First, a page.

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"I promise, Suzy... Even if it takes the rest of my life." - Nancy G. Brinker, founder of Susan G. Komen for the Cure

What is Triple Negative Breast Cancer?


Just in recent years, Triple Negative Breast Cancer has sparked interest in the news where instead of calling the tumor as ER-negative, PR-negative, and HER2-negative; researchers began using the shorthand term, "Triple Negative," dubbed the "new type" type of cancer. Being Triple Negative, you don't have a targeted therapy and that your only treatment option is chemotherapy.

Triple Negative is seen in about 15% of all breast cancers. Triple Negative is a very aggressive cancer that tends to strike younger women, pre-menopause, especially among African-American women and women who have BRCA1 mutations. The tumor tends to be fast growing and is less likely to show up on an annual mammogram. TN is more likely to metastasis early on; has a high rate of recurrence in the first 2-3 years from diagnosis and has a poorer prognosis than other types of breast cancer due to lack of specific, targeted treatment for TNBC.

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Sunday, March 6, 2016

UT Shines Light on Difficult to Diagnose, Aggressive Type of Breast Cancer

By Christine Long : March 3rd, 2016

In honor of Triple Negative Breast Cancer Awareness Day, the Eleanor N. Dana Cancer Center will host an event called “A Different Shade of Pink” Thursday, March 3, from 5:30 to 7:30 p.m. on The University of Toledo Health Science Campus.
“The nature of this disease cries out for more attention and research,” said Dr. Iman Mohamed, UT professor and chief of the Division of Hematology and Oncology. “We hope to educate and empower.”
tnbc_16x9An estimated 15 percent of all diagnosed breast cancers are triple negative breast cancer tumors. This type lacks the three receptors commonly targeted in chemotherapy — estrogen, progesterone and human epidermal growth factor receptor 2.
The disease is often hard to diagnose because it is common in younger women and not always detected in mammograms.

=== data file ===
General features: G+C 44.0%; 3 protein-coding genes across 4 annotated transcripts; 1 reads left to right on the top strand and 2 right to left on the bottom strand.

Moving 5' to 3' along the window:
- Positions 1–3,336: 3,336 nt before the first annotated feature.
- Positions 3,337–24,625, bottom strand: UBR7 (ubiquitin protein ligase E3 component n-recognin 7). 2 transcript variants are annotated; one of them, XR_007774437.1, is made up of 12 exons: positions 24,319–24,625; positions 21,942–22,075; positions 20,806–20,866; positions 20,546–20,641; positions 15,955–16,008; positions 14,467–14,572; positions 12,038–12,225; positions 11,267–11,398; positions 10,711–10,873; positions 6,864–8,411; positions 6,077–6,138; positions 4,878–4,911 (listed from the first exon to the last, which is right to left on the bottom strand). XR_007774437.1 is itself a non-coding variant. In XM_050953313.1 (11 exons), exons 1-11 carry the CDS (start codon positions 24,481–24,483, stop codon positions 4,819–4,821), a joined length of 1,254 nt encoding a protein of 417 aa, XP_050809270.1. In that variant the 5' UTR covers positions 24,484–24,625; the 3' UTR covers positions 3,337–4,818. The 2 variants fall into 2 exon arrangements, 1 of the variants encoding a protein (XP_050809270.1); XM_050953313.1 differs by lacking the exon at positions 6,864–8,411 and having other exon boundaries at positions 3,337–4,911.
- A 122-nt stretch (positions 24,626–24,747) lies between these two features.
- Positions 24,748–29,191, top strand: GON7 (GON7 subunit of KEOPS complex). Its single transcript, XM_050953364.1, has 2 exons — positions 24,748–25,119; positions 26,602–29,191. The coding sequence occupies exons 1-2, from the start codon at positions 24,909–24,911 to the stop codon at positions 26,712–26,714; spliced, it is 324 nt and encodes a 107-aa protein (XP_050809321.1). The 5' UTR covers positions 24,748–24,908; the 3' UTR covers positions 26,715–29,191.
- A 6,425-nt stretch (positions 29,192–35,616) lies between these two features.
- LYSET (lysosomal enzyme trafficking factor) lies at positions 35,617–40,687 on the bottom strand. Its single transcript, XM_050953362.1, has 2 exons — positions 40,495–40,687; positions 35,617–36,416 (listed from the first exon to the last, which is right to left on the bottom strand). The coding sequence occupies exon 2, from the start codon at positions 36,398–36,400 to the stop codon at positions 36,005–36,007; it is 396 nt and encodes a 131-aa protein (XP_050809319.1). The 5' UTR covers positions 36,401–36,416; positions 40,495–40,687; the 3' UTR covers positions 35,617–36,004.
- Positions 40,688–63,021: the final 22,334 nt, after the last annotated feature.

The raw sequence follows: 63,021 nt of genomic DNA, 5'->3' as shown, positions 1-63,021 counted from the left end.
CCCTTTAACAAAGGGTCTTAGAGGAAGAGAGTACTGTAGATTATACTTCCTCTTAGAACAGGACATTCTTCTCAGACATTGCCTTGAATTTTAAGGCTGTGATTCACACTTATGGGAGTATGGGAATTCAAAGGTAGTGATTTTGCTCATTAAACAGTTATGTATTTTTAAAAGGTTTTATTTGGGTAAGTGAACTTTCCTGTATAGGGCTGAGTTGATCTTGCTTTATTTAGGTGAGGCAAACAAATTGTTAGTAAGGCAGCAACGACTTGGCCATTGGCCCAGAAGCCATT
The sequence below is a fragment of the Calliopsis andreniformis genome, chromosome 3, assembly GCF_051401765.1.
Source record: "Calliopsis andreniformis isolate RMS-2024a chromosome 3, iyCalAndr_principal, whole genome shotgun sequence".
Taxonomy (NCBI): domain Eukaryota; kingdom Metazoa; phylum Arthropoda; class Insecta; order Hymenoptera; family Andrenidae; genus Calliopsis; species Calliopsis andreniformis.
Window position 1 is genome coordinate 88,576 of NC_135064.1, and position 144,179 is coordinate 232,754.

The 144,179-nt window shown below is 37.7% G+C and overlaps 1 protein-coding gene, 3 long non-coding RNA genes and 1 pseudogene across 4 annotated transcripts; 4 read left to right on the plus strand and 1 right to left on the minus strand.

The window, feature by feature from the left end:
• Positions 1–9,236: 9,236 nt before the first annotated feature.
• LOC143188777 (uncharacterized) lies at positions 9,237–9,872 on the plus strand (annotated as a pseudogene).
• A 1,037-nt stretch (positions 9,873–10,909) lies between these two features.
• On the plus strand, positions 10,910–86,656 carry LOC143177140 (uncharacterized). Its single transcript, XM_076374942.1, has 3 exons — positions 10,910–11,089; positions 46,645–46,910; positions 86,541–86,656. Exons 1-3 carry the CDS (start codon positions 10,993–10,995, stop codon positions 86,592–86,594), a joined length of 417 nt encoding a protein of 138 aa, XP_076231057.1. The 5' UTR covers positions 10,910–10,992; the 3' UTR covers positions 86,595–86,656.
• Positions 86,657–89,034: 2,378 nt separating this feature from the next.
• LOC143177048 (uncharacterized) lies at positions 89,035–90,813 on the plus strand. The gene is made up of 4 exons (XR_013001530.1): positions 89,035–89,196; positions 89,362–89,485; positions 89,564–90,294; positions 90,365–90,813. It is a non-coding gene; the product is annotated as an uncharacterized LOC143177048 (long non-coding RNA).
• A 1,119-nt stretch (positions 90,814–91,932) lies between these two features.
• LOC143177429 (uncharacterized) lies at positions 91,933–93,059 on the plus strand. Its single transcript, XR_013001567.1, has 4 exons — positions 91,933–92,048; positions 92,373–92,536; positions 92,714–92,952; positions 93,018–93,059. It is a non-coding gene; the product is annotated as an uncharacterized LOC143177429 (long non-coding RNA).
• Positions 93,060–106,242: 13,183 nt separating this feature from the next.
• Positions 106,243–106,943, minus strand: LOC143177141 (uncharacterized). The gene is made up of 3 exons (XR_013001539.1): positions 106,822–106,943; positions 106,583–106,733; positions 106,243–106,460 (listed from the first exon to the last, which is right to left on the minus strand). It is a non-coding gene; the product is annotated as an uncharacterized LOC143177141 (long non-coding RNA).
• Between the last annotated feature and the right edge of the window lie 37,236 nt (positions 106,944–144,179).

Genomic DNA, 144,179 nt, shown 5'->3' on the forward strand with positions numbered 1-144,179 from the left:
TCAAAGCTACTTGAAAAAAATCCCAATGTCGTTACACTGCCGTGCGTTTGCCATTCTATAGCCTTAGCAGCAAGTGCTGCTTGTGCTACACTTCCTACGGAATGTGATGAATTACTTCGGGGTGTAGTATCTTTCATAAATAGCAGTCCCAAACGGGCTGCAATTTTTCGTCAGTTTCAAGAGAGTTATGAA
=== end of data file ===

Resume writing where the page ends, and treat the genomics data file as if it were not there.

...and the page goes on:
“The receptors known to fuel breast cancer simply aren’t present,” Mohamed said. “Compared to other types of breast cancer, triple negative breast cancers are usually more aggressive and not responsive to targeted therapeutic drugs. Patients have a higher risk of recurrence and a shorter survival rate.”
Topics for the “A Different Shade of Pink” program include medical updates related to treatment options and clinical trials, as well as emotional, intimacy and survivorship issues.
UTMC patient Melissa Paskvan of Toledo was diagnosed with triple negative breast cancer in 2009 and has been in remission for six years. “I found a lump by accident while scratching an itch at the age of 41,” Paskvan said. “My heart sunk. I knew it was cancer, but I had no idea it would be this rare form.
“I went through a lumpectomy, nearly four months of chemotherapy, and 33 rounds of radiation,” she said. “At 48 years old, I am a survivor. I am happy and relieved to have made it past the three-year mark. I only hope my story offers hope to newly diagnosed patients.”
To learn more about Paskvan’s story and how she raises money for triple negative breast cancer research, read her blog at mlsspaskvan.blogspot.com.

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